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Fried Oysters in the Northern Neck

Updated: Feb 15, 2023

There are images which, once processed through the human eye and into the heart, become indelibly fixed in the mind. And it is enough. There's no need to revisit the image by staring at photos. The deer that still roam the fields of the Northern Neck region of Virginia, must be as majestic today as they were when the eagle-eyed, indigenous Tidewater Indians first laid their eyes on them.

This past June, my husband and I were invited by the current owners to stay at the Lawson Bay Farm, the ancestral home of my late great-grandfather, Captain Hansford C. Bayton. I had written a nonfiction book about his life (Against the Tide) that is being reprinted by the Steamboat Era Museum and was due to give a talk about my ancestor at the Middle Peninsula African American Genealogical and Historical Society. The owners of Lawson Bay were away at the time, and they graciously offered my husband and I the chance to stay at the farm.

One evening after supper (white plates overflowing with mounds of hot, fried, oysters), we sat on the screened back porch and waited for them to approach enticed by the small red apples placed under the tree, only a few yards from where we sat, they came close. And then, as a wide Virginia blue sky morphed into a wide ribbon of lilac and pink, we watched the deer family approach the trees with their bold, confident gait. I knew, in that moment, that there was no camera on earth that could capture that experience.

The following day, I sat at the polished dining room table, in front of a pile of long sheets of yellow paper. I was practicing my speech about the life of my great-grandfather who, against tremendous odds, persevered in the face of discrimination. Despite Jim Crow segregation, he became a wealthy steamship owner, only to have his five boats burned to the water's edge, one nautical dream vanquished after the other. As I heard my small voice fill the sun filled room, looking out of stately picture windows, I imagined Captain Bayton and my great-grandmother, Vergie, seated beside one another, enjoying the scene as I was. The view must have brought them comfort during uncertain times.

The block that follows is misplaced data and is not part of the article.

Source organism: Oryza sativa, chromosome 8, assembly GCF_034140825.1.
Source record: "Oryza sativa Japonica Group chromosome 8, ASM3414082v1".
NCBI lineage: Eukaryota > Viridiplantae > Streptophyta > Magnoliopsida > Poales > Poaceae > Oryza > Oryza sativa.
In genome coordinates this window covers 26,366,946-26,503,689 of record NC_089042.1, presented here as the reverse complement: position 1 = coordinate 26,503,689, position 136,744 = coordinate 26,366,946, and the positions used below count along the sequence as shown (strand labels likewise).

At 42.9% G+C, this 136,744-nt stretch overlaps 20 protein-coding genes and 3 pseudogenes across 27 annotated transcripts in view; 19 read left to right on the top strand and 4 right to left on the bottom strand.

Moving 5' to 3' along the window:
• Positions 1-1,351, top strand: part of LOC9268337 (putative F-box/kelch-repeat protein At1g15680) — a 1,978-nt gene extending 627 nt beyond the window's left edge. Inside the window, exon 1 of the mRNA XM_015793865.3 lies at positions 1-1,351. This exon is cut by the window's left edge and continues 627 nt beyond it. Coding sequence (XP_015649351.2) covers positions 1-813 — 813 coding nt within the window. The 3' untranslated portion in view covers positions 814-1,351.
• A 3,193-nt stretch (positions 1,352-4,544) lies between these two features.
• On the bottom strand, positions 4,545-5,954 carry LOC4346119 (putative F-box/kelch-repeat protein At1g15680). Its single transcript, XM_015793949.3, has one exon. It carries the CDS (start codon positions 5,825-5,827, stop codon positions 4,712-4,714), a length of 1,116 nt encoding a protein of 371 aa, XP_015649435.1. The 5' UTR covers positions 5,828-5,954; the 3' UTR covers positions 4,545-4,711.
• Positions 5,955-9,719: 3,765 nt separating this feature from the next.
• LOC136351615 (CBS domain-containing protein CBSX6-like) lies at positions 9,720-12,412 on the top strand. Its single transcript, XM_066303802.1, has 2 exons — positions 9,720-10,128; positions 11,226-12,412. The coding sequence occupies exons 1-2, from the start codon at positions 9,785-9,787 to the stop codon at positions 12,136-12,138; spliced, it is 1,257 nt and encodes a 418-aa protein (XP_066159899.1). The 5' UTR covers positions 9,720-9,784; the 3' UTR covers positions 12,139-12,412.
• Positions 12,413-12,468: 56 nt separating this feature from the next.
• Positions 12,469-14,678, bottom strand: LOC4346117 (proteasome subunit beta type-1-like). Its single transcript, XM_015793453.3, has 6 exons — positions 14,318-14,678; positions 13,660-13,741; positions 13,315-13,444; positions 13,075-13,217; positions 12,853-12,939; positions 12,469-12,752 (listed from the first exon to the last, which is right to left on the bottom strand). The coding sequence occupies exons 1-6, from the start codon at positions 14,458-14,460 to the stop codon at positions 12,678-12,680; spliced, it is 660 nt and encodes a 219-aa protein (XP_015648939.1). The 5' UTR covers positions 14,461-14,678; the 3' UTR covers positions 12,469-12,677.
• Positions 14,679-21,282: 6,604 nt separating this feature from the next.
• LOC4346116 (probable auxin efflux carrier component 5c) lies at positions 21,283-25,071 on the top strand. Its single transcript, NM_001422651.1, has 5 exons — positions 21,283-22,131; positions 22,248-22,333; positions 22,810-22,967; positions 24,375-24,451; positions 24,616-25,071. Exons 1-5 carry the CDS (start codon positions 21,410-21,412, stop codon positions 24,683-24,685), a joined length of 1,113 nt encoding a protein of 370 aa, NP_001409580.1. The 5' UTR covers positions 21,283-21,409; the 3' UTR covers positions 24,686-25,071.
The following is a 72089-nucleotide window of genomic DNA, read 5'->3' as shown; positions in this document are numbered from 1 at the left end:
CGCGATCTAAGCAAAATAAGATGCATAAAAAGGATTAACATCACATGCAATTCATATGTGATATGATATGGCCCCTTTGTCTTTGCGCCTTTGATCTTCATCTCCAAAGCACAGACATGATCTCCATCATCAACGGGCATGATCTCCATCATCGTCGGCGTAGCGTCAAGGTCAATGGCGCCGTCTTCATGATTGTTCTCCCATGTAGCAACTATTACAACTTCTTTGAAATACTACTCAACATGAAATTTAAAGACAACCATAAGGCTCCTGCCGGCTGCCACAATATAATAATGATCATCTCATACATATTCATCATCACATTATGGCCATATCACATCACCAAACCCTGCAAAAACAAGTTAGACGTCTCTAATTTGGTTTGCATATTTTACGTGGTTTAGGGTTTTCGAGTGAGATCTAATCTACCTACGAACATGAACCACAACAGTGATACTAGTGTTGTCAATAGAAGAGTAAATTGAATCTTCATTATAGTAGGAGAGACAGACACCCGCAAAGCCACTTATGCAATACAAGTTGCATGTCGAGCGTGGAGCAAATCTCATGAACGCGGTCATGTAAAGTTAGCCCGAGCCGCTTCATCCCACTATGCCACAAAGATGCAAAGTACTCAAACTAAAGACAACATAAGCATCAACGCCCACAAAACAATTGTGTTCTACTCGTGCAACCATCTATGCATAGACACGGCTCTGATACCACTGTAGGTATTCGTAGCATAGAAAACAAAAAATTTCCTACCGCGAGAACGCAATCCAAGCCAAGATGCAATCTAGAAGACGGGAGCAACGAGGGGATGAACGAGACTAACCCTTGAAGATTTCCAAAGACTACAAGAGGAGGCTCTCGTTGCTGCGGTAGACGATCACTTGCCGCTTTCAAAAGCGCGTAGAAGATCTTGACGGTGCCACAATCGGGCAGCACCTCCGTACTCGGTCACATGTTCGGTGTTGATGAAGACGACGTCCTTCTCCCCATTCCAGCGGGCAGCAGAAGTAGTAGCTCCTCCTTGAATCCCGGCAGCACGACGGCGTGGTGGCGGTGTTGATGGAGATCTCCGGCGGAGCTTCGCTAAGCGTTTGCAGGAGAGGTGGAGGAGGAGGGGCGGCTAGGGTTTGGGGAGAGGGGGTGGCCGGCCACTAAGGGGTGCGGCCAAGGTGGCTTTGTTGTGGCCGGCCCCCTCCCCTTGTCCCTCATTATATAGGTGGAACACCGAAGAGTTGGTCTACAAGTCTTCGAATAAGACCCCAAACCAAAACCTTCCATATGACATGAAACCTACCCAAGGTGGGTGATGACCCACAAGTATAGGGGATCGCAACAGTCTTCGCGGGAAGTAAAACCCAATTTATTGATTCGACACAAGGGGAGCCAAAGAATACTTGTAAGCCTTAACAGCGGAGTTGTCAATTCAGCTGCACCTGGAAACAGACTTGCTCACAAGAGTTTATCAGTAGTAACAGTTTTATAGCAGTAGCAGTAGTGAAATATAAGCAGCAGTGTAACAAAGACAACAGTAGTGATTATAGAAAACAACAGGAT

I thought about the bravery it must have taken to weather the storm of malice that characterized those difficult times in the late 19th and early 20th centuries, when blacks who dared to achieve were sidelined, either through intimidation, the rope, or being put out of business, as Hansford was. As a result, my great-grandfather ended up selling the farm. Newspapers reported that Captain Bayton had become a "drummer" (In those days, a traveling salesman) for a while. He tried in vain to regain his steamboat route, but prejudice met him at every which turn.

My voice faltered. I began to cry. But I didn't raise a hand to wipe away my tear-soaked cheeks. I let them be. Because I knew, in that intuitive way many women have, that I was vicariously shouldering the burden of Captain Bayton's struggle in that moment. Then something magical happened. A Frolicking deer stopped in his second later, he bounded purposefully across the corn field. His head was held high, reminding me of photographs of my great-grandfather before he was beached.

I went back to the breezy porch to join my husband and we had another plate of those succulent, fried oysters, harvested from the Rivah, as the locals call it. The deer family had disappeared and so had the apples, but I took comfort in the fact that they would return. We would see them the following day. And I didn't need a photograph to convince me of that.

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